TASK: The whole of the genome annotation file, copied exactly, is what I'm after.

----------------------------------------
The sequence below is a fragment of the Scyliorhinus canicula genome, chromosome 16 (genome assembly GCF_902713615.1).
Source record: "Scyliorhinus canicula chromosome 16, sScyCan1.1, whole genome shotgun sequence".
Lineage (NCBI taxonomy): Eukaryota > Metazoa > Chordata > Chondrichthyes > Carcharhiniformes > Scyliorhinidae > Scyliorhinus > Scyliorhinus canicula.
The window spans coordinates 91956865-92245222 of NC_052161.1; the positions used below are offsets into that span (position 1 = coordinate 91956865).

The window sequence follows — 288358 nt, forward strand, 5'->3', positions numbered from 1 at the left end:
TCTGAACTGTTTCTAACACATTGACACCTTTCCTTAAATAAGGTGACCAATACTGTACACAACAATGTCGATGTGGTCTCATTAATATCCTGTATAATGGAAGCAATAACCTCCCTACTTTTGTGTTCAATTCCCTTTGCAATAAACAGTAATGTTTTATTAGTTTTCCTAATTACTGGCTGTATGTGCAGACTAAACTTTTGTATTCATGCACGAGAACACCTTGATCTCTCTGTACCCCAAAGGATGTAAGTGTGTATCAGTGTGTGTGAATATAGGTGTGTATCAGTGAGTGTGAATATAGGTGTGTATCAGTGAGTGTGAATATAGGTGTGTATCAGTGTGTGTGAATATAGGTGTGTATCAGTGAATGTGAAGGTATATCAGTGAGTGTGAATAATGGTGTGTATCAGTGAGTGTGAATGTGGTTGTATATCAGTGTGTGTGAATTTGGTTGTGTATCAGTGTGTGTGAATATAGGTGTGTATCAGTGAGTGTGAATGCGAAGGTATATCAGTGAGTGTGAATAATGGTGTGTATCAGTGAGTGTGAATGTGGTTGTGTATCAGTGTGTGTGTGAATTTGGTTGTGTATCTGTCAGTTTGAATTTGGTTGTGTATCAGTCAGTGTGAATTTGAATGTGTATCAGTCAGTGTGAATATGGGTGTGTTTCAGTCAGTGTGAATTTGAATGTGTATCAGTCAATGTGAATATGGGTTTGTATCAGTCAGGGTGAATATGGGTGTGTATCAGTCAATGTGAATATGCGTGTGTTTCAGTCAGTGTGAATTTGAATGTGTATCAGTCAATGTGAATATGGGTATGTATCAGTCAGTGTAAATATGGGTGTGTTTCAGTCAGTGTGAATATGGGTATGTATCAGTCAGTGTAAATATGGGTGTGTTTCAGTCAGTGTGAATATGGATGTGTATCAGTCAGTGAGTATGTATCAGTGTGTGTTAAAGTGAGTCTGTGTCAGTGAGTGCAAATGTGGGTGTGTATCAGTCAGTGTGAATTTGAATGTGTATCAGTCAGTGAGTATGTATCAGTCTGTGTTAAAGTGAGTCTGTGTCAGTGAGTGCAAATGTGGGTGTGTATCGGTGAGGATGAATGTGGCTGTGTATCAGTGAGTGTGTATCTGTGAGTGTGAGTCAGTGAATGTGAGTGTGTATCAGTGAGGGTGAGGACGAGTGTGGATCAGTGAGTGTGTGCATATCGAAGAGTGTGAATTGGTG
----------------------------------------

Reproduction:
The sequence below is a fragment of the Scyliorhinus canicula genome, chromosome 16 (genome assembly GCF_902713615.1).
Source record: "Scyliorhinus canicula chromosome 16, sScyCan1.1, whole genome shotgun sequence".
Lineage (NCBI taxonomy): Eukaryota > Metazoa > Chordata > Chondrichthyes > Carcharhiniformes > Scyliorhinidae > Scyliorhinus > Scyliorhinus canicula.
The window spans coordinates 91956865-92245222 of NC_052161.1; the positions used below are offsets into that span (position 1 = coordinate 91956865).

The window sequence follows — 288358 nt, forward strand, 5'->3', positions numbered from 1 at the left end:
TCTGAACTGTTTCTAACACATTGACACCTTTCCTTAAATAAGGTGACCAATACTGTACACAACAATGTCGATGTGGTCTCATTAATATCCTGTATAATGGAAGCAATAACCTCCCTACTTTTGTGTTCAATTCCCTTTGCAATAAACAGTAATGTTTTATTAGTTTTCCTAATTACTGGCTGTATGTGCAGACTAAACTTTTGTATTCATGCACGAGAACACCTTGATCTCTCTGTACCCCAAAGGATGTAAGTGTGTATCAGTGTGTGTGAATATAGGTGTGTATCAGTGAGTGTGAATATAGGTGTGTATCAGTGAGTGTGAATATAGGTGTGTATCAGTGTGTGTGAATATAGGTGTGTATCAGTGAATGTGAAGGTATATCAGTGAGTGTGAATAATGGTGTGTATCAGTGAGTGTGAATGTGGTTGTATATCAGTGTGTGTGAATTTGGTTGTGTATCAGTGTGTGTGAATATAGGTGTGTATCAGTGAGTGTGAATGCGAAGGTATATCAGTGAGTGTGAATAATGGTGTGTATCAGTGAGTGTGAATGTGGTTGTGTATCAGTGTGTGTGTGAATTTGGTTGTGTATCTGTCAGTTTGAATTTGGTTGTGTATCAGTCAGTGTGAATTTGAATGTGTATCAGTCAGTGTGAATATGGGTGTGTTTCAGTCAGTGTGAATTTGAATGTGTATCAGTCAATGTGAATATGGGTTTGTATCAGTCAGGGTGAATATGGGTGTGTATCAGTCAATGTGAATATGCGTGTGTTTCAGTCAGTGTGAATTTGAATGTGTATCAGTCAATGTGAATATGGGTATGTATCAGTCAGTGTAAATATGGGTGTGTTTCAGTCAGTGTGAATATGGGTATGTATCAGTCAGTGTAAATATGGGTGTGTTTCAGTCAGTGTGAATATGGATGTGTATCAGTCAGTGAGTATGTATCAGTGTGTGTTAAAGTGAGTCTGTGTCAGTGAGTGCAAATGTGGGTGTGTATCAGTCAGTGTGAATTTGAATGTGTATCAGTCAGTGAGTATGTATCAGTCTGTGTTAAAGTGAGTCTGTGTCAGTGAGTGCAAATGTGGGTGTGTATCGGTGAGGATGAATGTGGCTGTGTATCAGTGAGTGTGTATCTGTGAGTGTGAGTCAGTGAATGTGAGTGTGTATCAGTGAGGGTGAGGACGAGTGTGGATCAGTGAGTGTGTGCATATCGAAGAGTGTGAATTGGTG